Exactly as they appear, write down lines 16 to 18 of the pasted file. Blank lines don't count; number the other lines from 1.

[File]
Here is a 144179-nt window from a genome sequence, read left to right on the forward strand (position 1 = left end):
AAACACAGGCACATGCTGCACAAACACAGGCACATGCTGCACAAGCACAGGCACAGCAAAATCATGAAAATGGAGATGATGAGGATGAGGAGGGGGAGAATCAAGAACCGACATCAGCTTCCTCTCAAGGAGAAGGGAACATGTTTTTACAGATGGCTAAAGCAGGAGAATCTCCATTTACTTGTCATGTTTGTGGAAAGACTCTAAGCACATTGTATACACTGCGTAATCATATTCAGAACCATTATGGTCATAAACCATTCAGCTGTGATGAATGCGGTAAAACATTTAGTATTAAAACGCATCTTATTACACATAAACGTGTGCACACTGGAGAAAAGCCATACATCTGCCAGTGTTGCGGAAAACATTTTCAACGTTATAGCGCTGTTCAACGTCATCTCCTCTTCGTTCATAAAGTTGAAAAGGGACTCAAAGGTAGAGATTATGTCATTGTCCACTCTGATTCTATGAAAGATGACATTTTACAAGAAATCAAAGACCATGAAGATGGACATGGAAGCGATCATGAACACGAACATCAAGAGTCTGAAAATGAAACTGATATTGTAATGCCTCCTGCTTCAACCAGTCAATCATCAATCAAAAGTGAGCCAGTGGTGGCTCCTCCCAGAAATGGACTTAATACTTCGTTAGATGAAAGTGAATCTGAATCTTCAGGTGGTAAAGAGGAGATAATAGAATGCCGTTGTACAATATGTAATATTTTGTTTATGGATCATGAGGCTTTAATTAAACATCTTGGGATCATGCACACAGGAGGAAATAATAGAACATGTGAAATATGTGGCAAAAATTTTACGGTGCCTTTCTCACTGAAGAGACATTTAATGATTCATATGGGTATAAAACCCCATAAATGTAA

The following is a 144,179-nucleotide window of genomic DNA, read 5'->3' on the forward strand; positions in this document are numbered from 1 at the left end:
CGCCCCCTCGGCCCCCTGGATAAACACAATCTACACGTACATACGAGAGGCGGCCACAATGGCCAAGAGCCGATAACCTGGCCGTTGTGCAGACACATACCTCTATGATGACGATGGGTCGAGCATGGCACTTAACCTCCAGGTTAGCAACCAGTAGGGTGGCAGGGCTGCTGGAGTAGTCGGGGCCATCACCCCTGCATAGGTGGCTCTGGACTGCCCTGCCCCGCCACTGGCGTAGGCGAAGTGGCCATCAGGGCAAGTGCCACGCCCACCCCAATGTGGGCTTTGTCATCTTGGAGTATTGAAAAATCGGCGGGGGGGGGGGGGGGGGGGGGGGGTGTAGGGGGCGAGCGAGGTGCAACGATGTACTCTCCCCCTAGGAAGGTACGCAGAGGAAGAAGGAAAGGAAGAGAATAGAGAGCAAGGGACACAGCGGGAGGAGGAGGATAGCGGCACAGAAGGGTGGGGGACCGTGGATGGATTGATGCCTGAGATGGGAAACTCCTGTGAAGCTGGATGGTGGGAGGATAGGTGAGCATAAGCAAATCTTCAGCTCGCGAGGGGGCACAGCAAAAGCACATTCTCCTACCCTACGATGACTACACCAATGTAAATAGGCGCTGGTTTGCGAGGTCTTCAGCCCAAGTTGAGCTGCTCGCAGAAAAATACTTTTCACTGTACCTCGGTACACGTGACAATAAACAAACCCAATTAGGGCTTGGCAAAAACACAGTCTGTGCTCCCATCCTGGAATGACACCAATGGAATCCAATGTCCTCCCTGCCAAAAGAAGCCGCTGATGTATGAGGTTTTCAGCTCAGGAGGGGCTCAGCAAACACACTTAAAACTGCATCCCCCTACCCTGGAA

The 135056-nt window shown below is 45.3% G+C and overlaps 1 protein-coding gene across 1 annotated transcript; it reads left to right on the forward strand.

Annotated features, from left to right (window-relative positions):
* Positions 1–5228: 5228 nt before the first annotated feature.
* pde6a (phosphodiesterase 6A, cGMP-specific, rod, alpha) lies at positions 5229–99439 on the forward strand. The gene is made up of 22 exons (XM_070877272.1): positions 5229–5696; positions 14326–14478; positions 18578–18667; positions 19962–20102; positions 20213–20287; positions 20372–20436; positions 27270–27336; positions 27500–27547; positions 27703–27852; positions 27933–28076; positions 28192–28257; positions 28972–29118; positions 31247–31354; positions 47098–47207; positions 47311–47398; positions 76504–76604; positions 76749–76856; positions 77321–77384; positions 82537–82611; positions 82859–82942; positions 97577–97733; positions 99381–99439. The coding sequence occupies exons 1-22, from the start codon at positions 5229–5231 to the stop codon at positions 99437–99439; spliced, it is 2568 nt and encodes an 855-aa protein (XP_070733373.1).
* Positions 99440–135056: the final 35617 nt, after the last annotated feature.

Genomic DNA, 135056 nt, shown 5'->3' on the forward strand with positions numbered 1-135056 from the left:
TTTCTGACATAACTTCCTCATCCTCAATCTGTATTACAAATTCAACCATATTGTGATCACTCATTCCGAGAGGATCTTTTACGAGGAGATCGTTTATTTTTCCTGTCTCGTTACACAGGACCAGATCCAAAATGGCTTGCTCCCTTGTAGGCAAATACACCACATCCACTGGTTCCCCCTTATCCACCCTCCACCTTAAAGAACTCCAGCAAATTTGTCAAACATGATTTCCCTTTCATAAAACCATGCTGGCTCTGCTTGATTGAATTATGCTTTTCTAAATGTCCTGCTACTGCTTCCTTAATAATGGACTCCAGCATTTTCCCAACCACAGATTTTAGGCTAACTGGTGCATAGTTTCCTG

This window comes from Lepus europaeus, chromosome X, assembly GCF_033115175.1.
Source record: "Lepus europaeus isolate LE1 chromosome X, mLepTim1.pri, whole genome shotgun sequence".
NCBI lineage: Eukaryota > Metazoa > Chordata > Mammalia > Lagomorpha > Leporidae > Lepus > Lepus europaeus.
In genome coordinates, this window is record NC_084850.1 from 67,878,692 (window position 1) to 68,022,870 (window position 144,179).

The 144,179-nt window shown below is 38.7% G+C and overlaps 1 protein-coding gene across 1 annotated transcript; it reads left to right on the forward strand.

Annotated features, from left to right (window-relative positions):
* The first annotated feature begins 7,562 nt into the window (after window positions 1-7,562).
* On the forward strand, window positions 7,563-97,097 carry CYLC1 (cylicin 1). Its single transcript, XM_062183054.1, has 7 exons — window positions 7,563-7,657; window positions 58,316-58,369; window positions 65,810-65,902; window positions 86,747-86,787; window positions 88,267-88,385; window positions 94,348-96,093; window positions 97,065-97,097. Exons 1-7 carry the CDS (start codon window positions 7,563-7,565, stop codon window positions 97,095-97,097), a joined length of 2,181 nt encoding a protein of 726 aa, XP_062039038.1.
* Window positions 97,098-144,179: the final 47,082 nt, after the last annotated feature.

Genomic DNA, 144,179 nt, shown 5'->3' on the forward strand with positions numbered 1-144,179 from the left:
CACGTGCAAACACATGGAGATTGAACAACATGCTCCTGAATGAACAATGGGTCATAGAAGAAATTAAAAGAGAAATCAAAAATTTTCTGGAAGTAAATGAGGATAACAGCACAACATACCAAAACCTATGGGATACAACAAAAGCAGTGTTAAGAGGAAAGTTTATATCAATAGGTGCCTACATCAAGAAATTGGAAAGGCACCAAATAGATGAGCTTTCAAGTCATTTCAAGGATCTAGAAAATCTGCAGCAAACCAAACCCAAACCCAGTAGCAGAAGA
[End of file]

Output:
The 144,179-nt window shown below is 38.7% G+C and overlaps 1 protein-coding gene across 1 annotated transcript; it reads left to right on the forward strand.

Annotated features, from left to right (window-relative positions):
* The first annotated feature begins 7,562 nt into the window (after window positions 1-7,562).